Like most ’wannabe creators’, my formative and scholastic background is in writing and directing, yet I’ve realized over the years that my personal passion is to understand the core nature of humankind and where we’re headed based upon critical past events and troubling current trends.
Back in 1999, I was working as a Producer at Electronic Arts Canada, a division of the huge videogame company EA, I had been there for three years, on franchises ranging from Need for Speed, to SSX Snowboarding, to James Bond, as well as many other fledgling videogame prototypes.
I soon became tired with the position – here were all of these incredibly creative people and we weren’t doing anything to truly harness our skills and tell really important or powerful interactive stories. We were just making slightly better versions of the same thing year after year after year!
Sure...there was nothing really wrong with it – the money was good and I was learning so much in the job – but I felt like I was dying inside. It was the end of the Millennium and I honestly felt like I had a very short time left to tell a fairly important story that would touch a lot of people.
So I quit my job, cashed in my stocks and went traveling overseas for six months with a backpack – you know, the typical Peter Pan response. I went to Australia, New Zealand and a lot of the usual places a wayward late twenty something would go once they abandoned their livelihood.
But I surprisingly spent the majority of my time in the remote islands of the Fijian chain. And it was there, surrounded by the warmth of these incredible tribal cultures, that the story for Broken Saints started to really take shape.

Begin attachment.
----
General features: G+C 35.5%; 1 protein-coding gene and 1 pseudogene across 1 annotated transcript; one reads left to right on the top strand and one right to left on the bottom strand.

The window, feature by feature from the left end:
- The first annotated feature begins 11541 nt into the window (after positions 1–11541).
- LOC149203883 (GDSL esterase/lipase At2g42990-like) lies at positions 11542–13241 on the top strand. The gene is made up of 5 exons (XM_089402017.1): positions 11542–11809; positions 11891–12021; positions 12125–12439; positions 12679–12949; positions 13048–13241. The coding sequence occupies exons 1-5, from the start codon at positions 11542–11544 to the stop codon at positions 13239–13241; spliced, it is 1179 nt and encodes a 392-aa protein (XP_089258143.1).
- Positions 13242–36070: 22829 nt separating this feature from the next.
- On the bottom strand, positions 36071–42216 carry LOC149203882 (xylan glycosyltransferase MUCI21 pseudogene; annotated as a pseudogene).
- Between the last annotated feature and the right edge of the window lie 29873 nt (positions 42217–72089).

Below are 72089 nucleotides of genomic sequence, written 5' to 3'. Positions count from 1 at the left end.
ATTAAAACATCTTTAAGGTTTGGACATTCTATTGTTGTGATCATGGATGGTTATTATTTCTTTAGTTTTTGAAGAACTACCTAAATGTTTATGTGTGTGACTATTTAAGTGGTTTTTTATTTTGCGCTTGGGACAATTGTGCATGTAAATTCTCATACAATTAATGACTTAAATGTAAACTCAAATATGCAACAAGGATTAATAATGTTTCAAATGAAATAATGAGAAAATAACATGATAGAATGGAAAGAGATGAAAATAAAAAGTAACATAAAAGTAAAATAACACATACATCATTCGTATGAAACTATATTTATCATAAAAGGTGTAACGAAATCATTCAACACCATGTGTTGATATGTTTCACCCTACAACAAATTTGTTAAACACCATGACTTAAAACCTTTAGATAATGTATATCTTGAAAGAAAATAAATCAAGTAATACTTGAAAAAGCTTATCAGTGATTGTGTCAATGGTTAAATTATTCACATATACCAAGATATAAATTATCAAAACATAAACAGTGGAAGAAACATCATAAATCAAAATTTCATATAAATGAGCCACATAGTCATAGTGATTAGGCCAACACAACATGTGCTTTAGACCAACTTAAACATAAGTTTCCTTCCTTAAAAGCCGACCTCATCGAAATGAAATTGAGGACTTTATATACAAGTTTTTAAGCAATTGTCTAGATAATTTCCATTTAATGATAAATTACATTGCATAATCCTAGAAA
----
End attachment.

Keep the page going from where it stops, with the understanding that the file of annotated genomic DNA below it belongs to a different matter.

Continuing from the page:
I was inspired by the positive side of humanity for a change and my thoughts started to drift to modern technology and where it was taking us as a species…and what was happening to our spiritual natures as a result…and how we might be able to make the world a better place in the end (even if it has to get much worse in the short term). The idea started to take shape…
Time to write a book?
I had originally planned on writing a book (I still want to do a novelization of Broken Saints at some point) but after I returned from my trip, I realized that there were some incredible authors out there who had already written about similar themes…not the same story at all…but these were established authors and I couldn’t even dream of having a publisher yet!
I started taking contracts again at EA when I came back, I was painfully short on money and they set me up with a high-speed connection so I could work from home. It was at this time that I really started surfing the Web and discovering the strengths and weaknesses of what was out there.
Exploring the web
Most of all, I watched LOTS of Flash cartoons and realized that they were mainly just being used for advertisements or mindless animations that didn’t really try to tell a ‘story’ of any kind. And THAT is what I really missed doing, what I complained about during the peak of my production years, I wanted to tell interesting stories.
I did more research (which is to say I spent days on end surfing the backwaters of the WWW) and saw that online narratives hadn’t really caught on yet. So I became really intrigued by the possibilities. But I knew that this was clearly something I couldn’t do alone…
Creation of the team
Andrew West, the Art Director for Broken Saints, was the first to approach me. We had been friends for years (he used to come into a videogame store I owned in Vancouver) and had talked for ages about doing something creative together. When he found out I was back in town, he asked if I wanted to work on creating a comic book with him.
I was a HUGE graphic novel fan (Sandman, Watchmen, Dark Knight Returns, V for Vendetta, the Invisibles) and thought that maybe the story in my head would work best in this format that I had adored since childhood. We talked about self-publishing but then Andrew introduced me to Ian Kirby, our Technical Director, who was making websites and playing around with Flash at the time.
He gave me a demonstration of what Flash 4 could do and what its strengths were, it was really good at manipulating images, text, and audio and the idea came to me of doing an animated comic set to music! The essential elements were all there! The timeline…the raw components…the idea…and, I hoped, an audience that would be hungry for thoughtful, long-form narratives.